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5 Ways Your Small Business Can Benefit from the CARES Act

Signed into law on March 27, 2020, the Coronavirus Aid, Relief, and Economic Security (CARES) Act was designed to provide economic relief due to the devastating effects of COVID-19. 

Later, the CARES Act was amended and extended as part of the Consolidated Appropriations act in 2021. From grants to loans, the amended CARES Act is a $2 trillion dollar package here to help American businesses get back on their feet.

Small business owners and the CARES Act

How does the CARES Act help your business recover from the financial hardship brought on by the pandemic? Below, we’ll discuss the five ways your small to medium-sized business can legally take advantage of the programs offered within the CARES Act

#1. PPP: Paycheck Protection Program

The Paycheck Protection Program (PPP) gave loans totaling nearly $350 billion to small businesses to cover payroll costs, but the funds were used up within two weeks. Fortunately, new legislation in the form of the Coronavirus Relief Bill added additional funding and easier PPP access for the smallest businesses. 

If your business met the Small Business Association’s (SBA) ’s size requirements and was in operation on February 15, 2019, it may have been eligible for the PPP. In fact, even if your company took advantage of a PPP loan, it may have been eligible for a Second Draw PPP loan. This loan was offered to help compensate employees, pay out retirement and paid vacation, and more. This program is now closed to new applicants, but your business can still apply for PPP loan forgiveness up to the maturity date of its loan.

#2. Small business debt relief programs

If a small business has a loan with the SBA, it may be eligible for relief if it was impacted by COVID-19. Under the CARES Act, the SBA can pay up to six months of principal, interest, and any associated fees owed by borrowers for all reported 7(a), 504, and Microloans. This does not apply to PPP loans or EIDLs

However, borrowers don’t need to apply for assistance, as the SBA provides the relief automatically for all eligible borrowers. If the SBA collects payments on your SBA loan after March 27, 2020, it can be applied to the outstanding balance or returned to you at your discretion. It could be a huge benefit to get these payments repaid back to you so your small business can continue to grow.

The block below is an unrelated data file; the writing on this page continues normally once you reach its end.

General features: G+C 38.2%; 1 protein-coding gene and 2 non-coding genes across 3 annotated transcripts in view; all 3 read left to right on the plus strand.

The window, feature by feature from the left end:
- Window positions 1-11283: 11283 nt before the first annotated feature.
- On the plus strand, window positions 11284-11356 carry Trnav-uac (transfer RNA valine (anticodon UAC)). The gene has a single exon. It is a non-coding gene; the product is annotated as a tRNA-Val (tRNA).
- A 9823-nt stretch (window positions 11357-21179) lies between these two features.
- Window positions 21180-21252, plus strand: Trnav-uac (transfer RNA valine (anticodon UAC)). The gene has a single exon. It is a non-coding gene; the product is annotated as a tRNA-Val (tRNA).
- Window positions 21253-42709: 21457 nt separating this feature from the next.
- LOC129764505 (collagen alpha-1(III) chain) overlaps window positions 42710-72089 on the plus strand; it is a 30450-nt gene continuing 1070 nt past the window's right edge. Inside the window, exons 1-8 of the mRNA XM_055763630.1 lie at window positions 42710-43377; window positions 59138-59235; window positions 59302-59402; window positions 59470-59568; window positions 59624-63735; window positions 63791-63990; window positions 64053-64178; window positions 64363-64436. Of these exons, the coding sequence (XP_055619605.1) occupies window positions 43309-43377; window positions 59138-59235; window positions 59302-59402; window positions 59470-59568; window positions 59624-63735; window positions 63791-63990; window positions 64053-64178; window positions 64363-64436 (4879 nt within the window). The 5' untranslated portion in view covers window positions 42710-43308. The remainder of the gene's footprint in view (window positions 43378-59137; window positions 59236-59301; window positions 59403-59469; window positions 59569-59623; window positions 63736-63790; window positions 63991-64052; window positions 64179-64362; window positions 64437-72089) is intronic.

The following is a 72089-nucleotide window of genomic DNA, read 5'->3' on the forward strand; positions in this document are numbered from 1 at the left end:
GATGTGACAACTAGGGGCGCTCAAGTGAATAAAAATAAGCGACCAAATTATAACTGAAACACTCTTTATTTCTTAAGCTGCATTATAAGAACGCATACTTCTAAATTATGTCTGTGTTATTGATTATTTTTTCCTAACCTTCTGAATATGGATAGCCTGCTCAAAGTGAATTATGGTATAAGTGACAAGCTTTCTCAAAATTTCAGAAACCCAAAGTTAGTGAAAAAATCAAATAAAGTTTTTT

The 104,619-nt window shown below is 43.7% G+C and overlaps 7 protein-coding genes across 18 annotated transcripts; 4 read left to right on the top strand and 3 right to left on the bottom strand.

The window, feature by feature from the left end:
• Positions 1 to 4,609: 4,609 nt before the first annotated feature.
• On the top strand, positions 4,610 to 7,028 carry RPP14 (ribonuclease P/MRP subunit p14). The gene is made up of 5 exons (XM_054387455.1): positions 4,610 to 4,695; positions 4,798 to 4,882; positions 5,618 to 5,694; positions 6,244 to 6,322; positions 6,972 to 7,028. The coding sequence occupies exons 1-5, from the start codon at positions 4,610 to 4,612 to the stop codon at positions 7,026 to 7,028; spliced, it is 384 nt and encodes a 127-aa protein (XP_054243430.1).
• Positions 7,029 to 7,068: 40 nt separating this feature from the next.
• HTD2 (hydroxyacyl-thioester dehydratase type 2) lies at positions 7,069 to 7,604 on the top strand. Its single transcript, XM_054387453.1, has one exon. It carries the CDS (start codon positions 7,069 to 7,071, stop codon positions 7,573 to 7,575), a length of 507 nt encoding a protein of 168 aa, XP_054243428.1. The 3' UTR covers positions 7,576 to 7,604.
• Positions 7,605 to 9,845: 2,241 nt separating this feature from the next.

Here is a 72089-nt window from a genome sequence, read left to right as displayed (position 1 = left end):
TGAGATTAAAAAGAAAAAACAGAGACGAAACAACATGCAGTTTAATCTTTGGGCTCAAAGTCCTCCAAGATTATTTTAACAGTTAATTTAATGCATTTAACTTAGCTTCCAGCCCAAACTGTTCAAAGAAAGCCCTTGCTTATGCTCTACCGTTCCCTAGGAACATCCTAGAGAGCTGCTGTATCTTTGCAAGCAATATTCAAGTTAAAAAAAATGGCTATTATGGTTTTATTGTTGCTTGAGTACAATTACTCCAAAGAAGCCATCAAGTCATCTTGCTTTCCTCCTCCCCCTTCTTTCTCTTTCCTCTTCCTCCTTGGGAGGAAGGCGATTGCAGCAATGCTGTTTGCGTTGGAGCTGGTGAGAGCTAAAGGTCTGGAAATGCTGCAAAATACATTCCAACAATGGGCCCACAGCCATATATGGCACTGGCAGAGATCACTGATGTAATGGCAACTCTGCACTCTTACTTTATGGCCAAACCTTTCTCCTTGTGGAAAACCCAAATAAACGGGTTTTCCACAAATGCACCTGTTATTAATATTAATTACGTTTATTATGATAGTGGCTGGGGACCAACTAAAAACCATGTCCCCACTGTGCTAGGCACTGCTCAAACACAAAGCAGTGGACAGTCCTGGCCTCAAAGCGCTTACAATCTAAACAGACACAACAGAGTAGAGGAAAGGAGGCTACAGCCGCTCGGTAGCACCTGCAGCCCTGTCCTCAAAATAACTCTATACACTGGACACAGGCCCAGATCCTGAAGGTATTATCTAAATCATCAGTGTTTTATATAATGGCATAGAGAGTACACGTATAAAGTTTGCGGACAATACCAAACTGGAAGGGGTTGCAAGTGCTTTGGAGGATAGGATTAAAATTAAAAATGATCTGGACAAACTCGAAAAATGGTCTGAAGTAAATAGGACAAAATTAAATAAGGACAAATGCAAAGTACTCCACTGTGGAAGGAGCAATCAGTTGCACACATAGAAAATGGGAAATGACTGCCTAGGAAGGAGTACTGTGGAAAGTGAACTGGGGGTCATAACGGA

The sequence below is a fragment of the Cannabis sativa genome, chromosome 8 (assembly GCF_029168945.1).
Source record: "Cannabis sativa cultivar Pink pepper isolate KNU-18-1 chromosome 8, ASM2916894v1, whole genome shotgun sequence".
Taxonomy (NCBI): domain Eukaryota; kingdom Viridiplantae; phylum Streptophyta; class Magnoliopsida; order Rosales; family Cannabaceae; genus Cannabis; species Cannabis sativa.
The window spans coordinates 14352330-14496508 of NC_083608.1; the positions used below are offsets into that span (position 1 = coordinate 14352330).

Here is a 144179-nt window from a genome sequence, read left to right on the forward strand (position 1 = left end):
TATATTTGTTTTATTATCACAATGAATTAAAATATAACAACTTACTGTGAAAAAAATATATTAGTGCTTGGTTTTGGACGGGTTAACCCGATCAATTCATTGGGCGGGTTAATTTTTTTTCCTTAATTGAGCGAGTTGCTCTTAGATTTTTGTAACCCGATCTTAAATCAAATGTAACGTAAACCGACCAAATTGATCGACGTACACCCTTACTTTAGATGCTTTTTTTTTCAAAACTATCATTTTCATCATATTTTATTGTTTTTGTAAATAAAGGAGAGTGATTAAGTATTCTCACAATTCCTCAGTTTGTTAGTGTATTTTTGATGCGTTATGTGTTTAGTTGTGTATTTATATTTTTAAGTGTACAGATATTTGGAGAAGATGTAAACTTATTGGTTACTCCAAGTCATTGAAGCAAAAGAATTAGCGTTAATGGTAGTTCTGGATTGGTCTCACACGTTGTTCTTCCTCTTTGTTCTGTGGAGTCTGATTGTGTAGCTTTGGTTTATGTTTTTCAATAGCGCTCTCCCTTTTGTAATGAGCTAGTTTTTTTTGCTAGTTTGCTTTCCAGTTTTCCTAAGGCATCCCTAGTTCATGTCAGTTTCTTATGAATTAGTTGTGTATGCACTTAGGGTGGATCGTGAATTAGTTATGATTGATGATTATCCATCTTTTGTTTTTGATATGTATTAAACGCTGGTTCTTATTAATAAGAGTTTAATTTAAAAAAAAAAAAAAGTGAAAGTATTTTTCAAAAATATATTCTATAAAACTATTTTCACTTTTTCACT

#3. Small business tax provisions

As part of the CARES Act, the Employee Retention Credit (ERC) is a tax credit created to reward small to medium-sized businesses that kept their employees on payroll during 2020, 2021, or both years during COVID-19.

Even if your business took advantage of the PPP or was deemed an essential business, it can still apply for the ERC to help offset any additional amount that wasn’t covered by a PPP loan. 

But how do you know if your business qualifies?

Since the ERC is available to claim for 2020 or 2021, you’ll want to make sure your business:

  • Had less than 100 employees during 2019 to qualify for the 2020 ERC and had less than 500 employees in 2019 to qualify for the 2021 ERC.
  • Suffered disruptions due to:
  • Commerce
  • Travel
  • Group meetings
  • Supply chain shortages
  • Difficulty hiring new employees
  • Reduced hours of operation
  • Reduction in goods or services offered
  • Inability to travel or attend business-related events
  • Was partially shut down during either year OR its gross receipts in any quarter of 2020 declined 50% or more in comparison to the same period of 2019 (for 2021, qualifying business disruption is reduced to allow a 20% decrease in gross receipts during a single quarter of 2021 for eligibility)
  • Had employees on its payroll

If you believe your business may qualify for the ERC, you should act immediately to claim its credit. Your company could be eligible for a maximum benefit of up to $26,000 per employee.

#4. Counseling and training

The CARES Act provides opportunities for free counseling and training for your small business by funding resource partners such as your local Small Business Development Center (SBDC), Women’s Business Center (WBC), and SCORE mentorship chapters. 

Additionally, the Minority Business Development Agency’s Business Centers (MBDCs) received funding to support their clients in response to COVID-19. However, not every state has an MBDC, so you may want to see if there is one in your area.

#5. IRA and retirement plan distributions

The 2020 calendar year will have no minimum distributions from IRAs or employer-sponsored retirement plans. In addition, the 10% premature distribution penalty tax that would normally apply for distributions made before age 59½ (unless an exception applied) is waived for coronavirus-related retirement plan distributions of up to $100,000. The tax obligation may be spread over three years, with up to three years to reinvest the money.

The CARES Act can help your small business grow

The CARES Act continues to help many eligible businesses recover from COVID-19’s impact. However, some programs have already ended or have a deadline approaching soon. 

Especially when it comes to the ERC, it’s smart to act now as it can take the IRS months to process your business’s application if it qualifies for a refund. Fortunately, ERC originators like Innovation Refunds help make the process as easy as possible so you can focus on running your business.

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